Part of our amazingly organized 3-day safari in South Africa, the time came when we had to leave our explorers’ den at GomoGomo and head to Mohlabetsi Lodge for the last leg of our real-life nature documentary.
Mohlabetsi was, surprisingly, a substantial change of scenery from Gomo Gomo.
In a chat with the owner of the lodge – a seasoned hospitality veteran who decided to create his own boutique, luxury heaven in nature – he told us about the challenges they’ve had with elephants, which in times of drought are attracted by the green pastures hiding in plain sight, behind the electrified fences of the lodges.
And can you blame them? In the wild there’s a constant fight for survival, and this is their home, we’re merely uninvited guests. … More In The Wild, Where They Belong: Big Five Lucky in South Africa
Waking up to a spring that left me waiting.
With a magnificent view over Table mountain that also kept me waiting in vain, as the clouds didn’t budge for 3 full days.
It almost felt like Antarctica when I got out to Boulders Beach and was instantly hit by the icy drizzle.
The umbrella wasn’t much of a friend either. I eventually abandoned it in the arms of my partner, soon after a lone penguin caught my eye.
South Africa. Since hitching a ride to Antarctica is an expensive endeavor that I’m working towards – and at a relatively slow crawl, I might add – I settled for the nonetheless amazing encounter with the Jackass Penguins of South Africa.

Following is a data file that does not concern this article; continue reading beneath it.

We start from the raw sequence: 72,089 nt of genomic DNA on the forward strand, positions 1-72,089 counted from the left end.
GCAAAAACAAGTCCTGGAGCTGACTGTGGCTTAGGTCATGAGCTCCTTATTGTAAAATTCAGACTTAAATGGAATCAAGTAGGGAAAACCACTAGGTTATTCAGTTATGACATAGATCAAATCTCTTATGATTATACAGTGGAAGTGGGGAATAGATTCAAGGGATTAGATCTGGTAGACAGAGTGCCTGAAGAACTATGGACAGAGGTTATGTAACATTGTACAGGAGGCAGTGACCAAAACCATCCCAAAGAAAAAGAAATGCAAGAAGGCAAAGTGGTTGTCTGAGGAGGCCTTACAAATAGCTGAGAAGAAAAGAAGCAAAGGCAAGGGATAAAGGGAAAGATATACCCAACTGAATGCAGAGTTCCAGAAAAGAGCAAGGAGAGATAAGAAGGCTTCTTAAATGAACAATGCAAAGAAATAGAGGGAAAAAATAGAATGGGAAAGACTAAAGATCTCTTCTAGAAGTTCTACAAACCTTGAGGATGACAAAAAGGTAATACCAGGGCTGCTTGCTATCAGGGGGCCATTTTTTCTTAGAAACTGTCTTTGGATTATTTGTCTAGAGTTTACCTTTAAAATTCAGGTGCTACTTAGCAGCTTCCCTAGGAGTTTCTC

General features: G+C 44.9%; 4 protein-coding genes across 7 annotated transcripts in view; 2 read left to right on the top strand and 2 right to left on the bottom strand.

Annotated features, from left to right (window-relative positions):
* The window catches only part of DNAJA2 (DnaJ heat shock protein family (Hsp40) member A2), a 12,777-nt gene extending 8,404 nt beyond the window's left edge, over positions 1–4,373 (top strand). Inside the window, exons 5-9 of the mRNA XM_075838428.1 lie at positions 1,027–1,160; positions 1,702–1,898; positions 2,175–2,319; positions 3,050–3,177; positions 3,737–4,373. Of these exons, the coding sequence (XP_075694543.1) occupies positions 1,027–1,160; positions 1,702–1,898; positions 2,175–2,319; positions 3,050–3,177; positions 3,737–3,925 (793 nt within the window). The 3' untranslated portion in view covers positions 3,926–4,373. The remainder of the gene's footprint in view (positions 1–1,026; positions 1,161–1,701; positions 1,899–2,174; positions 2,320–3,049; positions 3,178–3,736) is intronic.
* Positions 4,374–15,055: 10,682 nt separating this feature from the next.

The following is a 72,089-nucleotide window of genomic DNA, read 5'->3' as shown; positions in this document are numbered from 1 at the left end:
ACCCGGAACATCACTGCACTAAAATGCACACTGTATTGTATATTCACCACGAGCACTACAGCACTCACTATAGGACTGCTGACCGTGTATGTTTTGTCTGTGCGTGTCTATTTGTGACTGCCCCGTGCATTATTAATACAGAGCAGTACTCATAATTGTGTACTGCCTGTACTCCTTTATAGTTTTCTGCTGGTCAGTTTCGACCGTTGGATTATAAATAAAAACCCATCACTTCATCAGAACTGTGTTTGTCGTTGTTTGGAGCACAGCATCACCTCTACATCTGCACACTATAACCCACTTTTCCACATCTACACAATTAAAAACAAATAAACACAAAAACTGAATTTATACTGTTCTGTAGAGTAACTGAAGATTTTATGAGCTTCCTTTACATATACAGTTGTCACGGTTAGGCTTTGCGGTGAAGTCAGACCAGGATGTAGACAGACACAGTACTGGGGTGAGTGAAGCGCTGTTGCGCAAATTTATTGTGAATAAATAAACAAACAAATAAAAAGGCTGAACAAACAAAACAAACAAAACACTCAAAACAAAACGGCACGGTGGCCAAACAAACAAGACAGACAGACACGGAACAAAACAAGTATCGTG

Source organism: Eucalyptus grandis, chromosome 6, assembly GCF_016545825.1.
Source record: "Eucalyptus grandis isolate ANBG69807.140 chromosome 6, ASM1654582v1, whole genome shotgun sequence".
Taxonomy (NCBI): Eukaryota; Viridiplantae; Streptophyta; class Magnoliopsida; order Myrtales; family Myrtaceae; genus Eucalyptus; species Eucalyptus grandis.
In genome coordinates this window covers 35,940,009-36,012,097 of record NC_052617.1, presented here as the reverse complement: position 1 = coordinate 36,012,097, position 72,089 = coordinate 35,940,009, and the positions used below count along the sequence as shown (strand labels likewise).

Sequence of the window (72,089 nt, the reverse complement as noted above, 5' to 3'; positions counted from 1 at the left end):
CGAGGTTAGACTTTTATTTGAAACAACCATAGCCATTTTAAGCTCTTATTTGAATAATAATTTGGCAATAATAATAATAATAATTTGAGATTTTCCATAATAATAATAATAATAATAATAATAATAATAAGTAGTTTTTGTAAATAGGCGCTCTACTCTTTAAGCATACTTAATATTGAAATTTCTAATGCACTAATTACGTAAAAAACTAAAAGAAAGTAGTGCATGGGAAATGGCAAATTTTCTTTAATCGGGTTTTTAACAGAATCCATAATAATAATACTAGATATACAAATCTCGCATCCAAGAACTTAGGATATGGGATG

In The Wild – Where They Belong … More Sampling Antarctica With a Bunch of Jackasses
I knew it’s going to be tough as sh!t.
I also knew it will be one of the most exhilarating experiences of my life. First time ever climbing a mountain, and I had to pick Kili..
And I was aware that the trek will take us through the most beautiful and diverse scenery, like trekking through a nature documentary:
a 6000-meter snow-capped volcano on the equator, and when you finally reach the roof of Africa you might just think you can do anything.
What I didn’t expect though, was that I’d have so much fun, and feel so much pain, and never want to trade it for anything different.
And I also didn’t expect this: … More 6 Things I Never Thought I’d Do on Kilimanjaro
Nature lovers, beware! You’re about to get your mind blown!
One month before my quickie to New Zealand, I put together some highlights I included in my 5-day itinerary, plus some others which didn’t make the final cut – because well… five days only, people!
You probably know about New Zealand’s stunning beaches, the Hobbiton or the Waitomo glowworm caves. But did you know about these hidden gems?